How committed are the employees in your organization? This is the first question to ask, and the second is this: for the employees in your organization who aren't committed, why aren't they committed? As leaders, this can be a difficult question to ask, because it forces us to face ourselves. More often than not, employees mirror their leaders. They look to us for guidance on how to see their roles in the organization. So, we must finally ask ourselves: how committed are we to our own organizations?
I've met a handful of leaders over the years who are apathetic about their own organizations. They don't really care about the success of the company; it's just a means to an end. It's their meal ticket, and they only care about it being successful just long enough for them to get onto the next thing. In my experience, this strategy doesn't work. If you want your employees to believe in what they're doing, you have to believe in what you're doing too. Leadership is a mirror--what do your people see when they look into it?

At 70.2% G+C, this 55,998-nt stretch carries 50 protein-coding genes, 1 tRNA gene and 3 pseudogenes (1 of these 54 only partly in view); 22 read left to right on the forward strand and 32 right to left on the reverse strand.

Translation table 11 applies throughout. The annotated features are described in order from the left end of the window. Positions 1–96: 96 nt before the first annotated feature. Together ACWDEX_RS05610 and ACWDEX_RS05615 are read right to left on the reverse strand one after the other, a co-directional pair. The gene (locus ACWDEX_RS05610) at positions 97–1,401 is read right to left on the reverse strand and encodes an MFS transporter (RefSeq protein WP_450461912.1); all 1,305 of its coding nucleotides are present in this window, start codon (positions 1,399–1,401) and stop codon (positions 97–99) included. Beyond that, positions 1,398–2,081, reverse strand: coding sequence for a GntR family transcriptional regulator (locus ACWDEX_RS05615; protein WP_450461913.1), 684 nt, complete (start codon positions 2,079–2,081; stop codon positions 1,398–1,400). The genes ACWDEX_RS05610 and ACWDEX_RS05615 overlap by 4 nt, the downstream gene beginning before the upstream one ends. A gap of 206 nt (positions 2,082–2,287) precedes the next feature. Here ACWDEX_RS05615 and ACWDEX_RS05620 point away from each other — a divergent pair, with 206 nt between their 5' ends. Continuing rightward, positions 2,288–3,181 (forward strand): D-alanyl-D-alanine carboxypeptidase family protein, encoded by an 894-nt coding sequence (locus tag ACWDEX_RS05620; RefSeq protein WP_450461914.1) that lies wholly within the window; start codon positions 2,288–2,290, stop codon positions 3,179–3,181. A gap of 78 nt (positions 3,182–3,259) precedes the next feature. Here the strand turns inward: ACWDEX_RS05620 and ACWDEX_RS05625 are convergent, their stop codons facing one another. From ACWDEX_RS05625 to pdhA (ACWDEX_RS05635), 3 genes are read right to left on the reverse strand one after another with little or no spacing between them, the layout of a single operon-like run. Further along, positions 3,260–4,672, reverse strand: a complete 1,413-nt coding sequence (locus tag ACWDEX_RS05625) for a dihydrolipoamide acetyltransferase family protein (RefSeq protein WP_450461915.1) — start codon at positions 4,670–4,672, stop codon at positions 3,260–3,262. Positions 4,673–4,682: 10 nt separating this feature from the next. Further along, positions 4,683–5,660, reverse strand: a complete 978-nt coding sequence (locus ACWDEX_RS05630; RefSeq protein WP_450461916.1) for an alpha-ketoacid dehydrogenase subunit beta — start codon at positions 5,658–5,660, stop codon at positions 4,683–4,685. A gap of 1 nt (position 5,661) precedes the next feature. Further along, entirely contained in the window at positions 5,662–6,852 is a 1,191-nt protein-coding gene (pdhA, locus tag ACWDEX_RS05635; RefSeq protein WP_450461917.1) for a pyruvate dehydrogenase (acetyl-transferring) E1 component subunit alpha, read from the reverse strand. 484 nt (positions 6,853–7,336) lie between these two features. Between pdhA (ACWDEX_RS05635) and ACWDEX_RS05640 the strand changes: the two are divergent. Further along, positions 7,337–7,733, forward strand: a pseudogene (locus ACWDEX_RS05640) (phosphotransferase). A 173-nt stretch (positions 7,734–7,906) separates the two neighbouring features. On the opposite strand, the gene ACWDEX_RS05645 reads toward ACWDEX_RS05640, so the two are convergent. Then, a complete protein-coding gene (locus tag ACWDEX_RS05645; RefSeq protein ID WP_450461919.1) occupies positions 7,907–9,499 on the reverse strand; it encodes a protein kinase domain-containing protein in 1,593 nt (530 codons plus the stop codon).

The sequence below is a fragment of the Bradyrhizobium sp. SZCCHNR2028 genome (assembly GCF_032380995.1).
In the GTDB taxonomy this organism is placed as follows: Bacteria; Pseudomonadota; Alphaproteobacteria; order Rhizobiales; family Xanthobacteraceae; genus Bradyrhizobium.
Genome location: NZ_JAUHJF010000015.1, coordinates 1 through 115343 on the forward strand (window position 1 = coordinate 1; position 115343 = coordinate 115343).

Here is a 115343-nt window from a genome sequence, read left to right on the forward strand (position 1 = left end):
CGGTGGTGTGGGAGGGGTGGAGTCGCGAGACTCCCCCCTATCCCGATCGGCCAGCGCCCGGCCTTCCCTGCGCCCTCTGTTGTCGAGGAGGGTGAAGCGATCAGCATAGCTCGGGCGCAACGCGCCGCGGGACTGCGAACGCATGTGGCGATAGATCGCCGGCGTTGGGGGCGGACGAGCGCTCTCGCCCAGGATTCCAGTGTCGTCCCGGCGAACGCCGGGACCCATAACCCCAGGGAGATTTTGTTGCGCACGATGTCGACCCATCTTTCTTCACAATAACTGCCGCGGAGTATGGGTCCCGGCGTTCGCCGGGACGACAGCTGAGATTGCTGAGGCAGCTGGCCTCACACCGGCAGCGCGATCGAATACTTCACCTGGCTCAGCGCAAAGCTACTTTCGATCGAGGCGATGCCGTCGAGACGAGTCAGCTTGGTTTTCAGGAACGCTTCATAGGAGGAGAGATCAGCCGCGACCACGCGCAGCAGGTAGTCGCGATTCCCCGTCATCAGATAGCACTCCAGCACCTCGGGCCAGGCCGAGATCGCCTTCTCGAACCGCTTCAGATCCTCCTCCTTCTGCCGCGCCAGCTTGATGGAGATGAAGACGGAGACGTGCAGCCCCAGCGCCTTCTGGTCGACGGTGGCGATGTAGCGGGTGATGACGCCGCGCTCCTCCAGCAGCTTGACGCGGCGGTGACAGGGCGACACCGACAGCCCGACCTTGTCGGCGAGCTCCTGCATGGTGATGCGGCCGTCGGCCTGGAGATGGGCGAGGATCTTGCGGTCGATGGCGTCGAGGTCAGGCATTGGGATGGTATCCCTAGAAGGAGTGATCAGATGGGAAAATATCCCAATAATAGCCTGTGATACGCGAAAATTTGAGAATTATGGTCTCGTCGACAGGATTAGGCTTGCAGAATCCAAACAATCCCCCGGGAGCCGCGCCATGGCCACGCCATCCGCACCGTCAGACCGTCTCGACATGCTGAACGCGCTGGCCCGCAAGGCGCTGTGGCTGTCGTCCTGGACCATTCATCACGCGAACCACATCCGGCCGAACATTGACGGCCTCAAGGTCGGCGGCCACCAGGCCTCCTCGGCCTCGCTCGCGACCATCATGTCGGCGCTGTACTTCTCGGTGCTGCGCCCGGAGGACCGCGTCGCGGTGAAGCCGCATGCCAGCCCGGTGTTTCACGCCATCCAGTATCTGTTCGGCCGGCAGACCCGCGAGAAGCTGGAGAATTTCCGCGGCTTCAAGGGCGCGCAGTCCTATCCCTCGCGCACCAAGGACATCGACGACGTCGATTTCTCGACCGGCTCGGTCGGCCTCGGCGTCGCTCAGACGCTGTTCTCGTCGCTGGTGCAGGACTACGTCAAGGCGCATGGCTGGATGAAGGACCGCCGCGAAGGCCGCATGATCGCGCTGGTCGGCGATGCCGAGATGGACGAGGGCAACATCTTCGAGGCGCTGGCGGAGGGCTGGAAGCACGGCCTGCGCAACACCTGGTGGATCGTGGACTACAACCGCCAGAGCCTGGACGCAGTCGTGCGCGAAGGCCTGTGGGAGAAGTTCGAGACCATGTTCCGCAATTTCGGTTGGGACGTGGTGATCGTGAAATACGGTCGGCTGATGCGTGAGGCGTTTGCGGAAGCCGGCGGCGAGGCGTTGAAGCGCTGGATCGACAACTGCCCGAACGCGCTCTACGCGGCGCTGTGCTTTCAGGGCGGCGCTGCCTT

We all want our employees to be committed to our organizations. First, the employees who are loyal are stable. We don't have to constantly retrain people and spend all of our time and energy getting people started. It's hard to make progress when you have to keep starting from scratch. More importantly, though, committed employees are more engaged with their work. They care more, so they try harder.